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Is Clinical Depression Caused by a Serotonin Imbalance?

Posted Jan 14 2009 8:13pm

Is Clinical Depression Caused by a Serotonin Imbalance? A Response to Peter Kramer


Jonathan Leo, Ph.D.
Jeffrey Lacasse, Ph.D.


The claim that depression is caused by an imbalance of serotonin is often made in the mainstream media. In a recent paper in Society we report on our efforts to examine the supporting evidence used by journalists who make such claims. We corresponded with a pharmaceutical company, several psychiatrists, and the National Institute of Mental Health. For the most part we received few citations of scientific papers, and those that were cited did not provide evidence for a causal connection between serotonin and depression. In our experience, there are few scientists familiar with the data that will publicly defend the serotonin theory of depression.

We also believe that debate between researchers holding conflicting viewpoints is an essential part of scientific progress. We were therefore pleased to see that Peter Kramer, author of Listening to Prozac, recently posted a defense of the theory on his blog. Dr. Kramer had previously made public comments responding to critiques of the serotonin theory in 2006, stating, “ While it’s true that one could say that these drug companies are using a very oversimplified metaphor - and a metaphor for something that may not even exist at all - it’s also wrong to suggest that it has no relationship to contemporary theories of mood regulation.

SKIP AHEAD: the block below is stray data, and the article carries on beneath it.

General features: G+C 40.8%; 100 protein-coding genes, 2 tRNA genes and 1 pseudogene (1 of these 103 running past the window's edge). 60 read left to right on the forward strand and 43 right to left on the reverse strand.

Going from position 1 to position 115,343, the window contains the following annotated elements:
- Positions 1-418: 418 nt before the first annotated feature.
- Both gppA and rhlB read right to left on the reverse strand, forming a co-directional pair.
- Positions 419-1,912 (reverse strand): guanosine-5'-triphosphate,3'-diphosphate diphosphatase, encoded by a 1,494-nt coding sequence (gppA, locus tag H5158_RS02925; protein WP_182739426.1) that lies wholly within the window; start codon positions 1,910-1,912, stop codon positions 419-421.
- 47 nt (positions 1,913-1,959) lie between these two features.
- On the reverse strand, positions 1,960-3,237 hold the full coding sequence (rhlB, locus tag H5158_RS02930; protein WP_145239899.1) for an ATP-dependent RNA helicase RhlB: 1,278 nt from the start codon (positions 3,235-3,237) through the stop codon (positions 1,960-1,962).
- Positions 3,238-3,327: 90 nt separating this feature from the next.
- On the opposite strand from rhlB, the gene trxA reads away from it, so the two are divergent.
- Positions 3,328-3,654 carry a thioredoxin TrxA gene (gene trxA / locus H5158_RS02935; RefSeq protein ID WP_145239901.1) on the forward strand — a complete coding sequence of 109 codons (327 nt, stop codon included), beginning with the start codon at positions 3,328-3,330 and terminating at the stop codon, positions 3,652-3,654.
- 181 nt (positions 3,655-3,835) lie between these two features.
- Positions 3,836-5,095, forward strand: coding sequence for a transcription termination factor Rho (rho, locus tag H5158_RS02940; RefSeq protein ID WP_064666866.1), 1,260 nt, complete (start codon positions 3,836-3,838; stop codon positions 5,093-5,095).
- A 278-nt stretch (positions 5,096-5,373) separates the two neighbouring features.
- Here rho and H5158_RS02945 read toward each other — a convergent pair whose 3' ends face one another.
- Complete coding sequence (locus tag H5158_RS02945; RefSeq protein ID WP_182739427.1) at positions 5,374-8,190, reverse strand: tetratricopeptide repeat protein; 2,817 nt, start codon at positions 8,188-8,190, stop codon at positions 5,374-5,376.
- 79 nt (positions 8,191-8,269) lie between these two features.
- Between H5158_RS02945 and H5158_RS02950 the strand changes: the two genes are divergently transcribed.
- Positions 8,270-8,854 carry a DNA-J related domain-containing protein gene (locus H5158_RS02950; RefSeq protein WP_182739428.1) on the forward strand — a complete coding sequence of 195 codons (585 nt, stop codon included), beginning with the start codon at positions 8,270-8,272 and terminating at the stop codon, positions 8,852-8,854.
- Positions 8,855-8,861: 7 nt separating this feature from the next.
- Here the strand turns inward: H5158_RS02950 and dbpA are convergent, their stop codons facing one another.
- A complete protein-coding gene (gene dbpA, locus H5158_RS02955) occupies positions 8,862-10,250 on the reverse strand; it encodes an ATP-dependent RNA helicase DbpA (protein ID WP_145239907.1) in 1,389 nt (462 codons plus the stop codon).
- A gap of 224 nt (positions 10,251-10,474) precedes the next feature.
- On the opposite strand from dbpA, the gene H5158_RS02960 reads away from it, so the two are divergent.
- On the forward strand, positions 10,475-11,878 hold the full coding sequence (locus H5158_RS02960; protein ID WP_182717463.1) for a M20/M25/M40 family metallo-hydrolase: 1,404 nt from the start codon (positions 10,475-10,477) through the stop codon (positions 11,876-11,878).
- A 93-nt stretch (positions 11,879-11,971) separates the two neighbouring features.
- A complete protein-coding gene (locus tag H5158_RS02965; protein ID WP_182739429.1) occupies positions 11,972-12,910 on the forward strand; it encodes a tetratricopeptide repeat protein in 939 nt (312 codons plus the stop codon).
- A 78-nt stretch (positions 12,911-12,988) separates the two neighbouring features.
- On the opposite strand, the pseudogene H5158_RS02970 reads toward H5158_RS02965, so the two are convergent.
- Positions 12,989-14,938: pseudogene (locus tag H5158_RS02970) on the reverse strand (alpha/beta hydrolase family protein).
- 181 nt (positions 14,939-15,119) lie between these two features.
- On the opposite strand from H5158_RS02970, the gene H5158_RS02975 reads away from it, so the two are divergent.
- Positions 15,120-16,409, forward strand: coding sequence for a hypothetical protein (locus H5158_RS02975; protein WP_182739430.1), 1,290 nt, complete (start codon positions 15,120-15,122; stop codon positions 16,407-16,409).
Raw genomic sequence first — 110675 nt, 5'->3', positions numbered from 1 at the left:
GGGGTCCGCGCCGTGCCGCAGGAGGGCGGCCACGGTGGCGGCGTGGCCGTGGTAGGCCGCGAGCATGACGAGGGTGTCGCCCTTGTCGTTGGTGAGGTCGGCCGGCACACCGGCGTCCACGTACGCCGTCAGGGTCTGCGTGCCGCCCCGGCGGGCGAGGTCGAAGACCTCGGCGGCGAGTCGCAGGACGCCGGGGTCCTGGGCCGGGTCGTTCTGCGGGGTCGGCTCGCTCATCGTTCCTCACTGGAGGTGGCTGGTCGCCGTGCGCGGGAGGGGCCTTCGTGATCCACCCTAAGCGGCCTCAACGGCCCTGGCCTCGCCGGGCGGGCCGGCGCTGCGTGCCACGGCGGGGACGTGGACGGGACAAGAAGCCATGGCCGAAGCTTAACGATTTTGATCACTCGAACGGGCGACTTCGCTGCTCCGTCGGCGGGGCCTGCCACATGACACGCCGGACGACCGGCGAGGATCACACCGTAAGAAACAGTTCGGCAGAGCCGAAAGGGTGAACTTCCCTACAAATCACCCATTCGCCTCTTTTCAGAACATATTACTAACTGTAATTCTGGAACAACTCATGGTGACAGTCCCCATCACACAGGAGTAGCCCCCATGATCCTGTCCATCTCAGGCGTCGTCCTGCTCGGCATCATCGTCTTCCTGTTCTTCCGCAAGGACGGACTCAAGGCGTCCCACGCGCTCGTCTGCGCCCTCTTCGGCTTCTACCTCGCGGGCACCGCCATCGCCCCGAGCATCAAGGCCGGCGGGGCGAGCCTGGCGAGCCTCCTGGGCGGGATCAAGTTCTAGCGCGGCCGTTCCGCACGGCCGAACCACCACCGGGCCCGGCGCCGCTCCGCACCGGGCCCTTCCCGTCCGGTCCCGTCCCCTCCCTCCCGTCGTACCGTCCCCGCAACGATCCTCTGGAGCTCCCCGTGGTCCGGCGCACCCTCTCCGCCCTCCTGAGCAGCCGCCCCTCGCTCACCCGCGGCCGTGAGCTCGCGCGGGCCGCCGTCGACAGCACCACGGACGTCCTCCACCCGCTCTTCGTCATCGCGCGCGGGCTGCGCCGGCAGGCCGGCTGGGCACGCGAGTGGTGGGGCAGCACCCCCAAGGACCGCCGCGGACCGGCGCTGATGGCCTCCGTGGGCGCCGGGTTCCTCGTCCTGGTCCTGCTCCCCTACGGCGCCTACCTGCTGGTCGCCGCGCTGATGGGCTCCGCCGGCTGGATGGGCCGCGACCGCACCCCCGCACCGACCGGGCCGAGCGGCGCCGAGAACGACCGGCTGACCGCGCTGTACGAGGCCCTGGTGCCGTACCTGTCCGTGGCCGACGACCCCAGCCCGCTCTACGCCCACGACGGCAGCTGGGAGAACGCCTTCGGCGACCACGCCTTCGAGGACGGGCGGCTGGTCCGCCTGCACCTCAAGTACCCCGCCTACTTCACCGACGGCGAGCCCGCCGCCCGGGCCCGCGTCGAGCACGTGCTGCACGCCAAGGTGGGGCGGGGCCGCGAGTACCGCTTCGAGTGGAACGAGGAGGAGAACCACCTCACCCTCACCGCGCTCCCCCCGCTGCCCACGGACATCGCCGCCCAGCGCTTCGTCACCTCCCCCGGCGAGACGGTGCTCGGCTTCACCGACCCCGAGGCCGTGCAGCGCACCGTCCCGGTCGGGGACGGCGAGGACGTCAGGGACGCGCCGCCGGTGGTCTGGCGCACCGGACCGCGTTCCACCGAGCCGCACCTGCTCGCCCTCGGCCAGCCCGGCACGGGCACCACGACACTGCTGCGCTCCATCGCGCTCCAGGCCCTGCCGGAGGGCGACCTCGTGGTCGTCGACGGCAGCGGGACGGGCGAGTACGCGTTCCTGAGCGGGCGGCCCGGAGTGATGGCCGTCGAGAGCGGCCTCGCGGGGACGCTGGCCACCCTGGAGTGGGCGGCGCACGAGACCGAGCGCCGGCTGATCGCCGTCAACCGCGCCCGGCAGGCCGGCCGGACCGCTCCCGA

Since we agreed with this statement, we were intrigued by Dr. Kramer’s recent defense of the serotonin theory. In his blog posting, Dr. Kramer cites evidence to support the serotonin theory, much of it from a recent review article in the New England Journal of Medicine. All of the studies Kramer discusses are interesting research projects, but for us, the important question is: Do these studies provide enough scientific evidence to support the ubiquitous statements in the media about depression?  As just a few examples:  “Mental illness are simply chemical imbalances,” or “Depression is thought to be caused by a chemical imbalance in the brain.” Below, we analyze the evidence presented.


Alteration in 5-HT1B Receptor Function by p11 in Depression-Like States (2006) Science,311: p77. In reference to this paper, Kramer states: “Other studies have found that serotonin receptors function less efficiently in depressed patients. A protein named p11 is implicated: depressed patients have less of it in the brain.”  The paper in question is a four page paper that examines the interaction of the serotonin 1B receptor with p11 in rodents. Out of the four pages, the authors devote one sentence to p11 in humans. In what can only be called a preliminary report, as very few details are supplied, the authors report that p11 mRNA is decreased in the anterior cingulate cortex in patients who suffered from depression (p.79). The study used fifteen patients and fifteen controls. Seven of the patients committed suicide. Patients who commit suicide are very likely not a fair representation of the average patient diagnosed with depression, but this problem aside, the authors do not mention whether the patients had a history of medication exposure - an obvious question.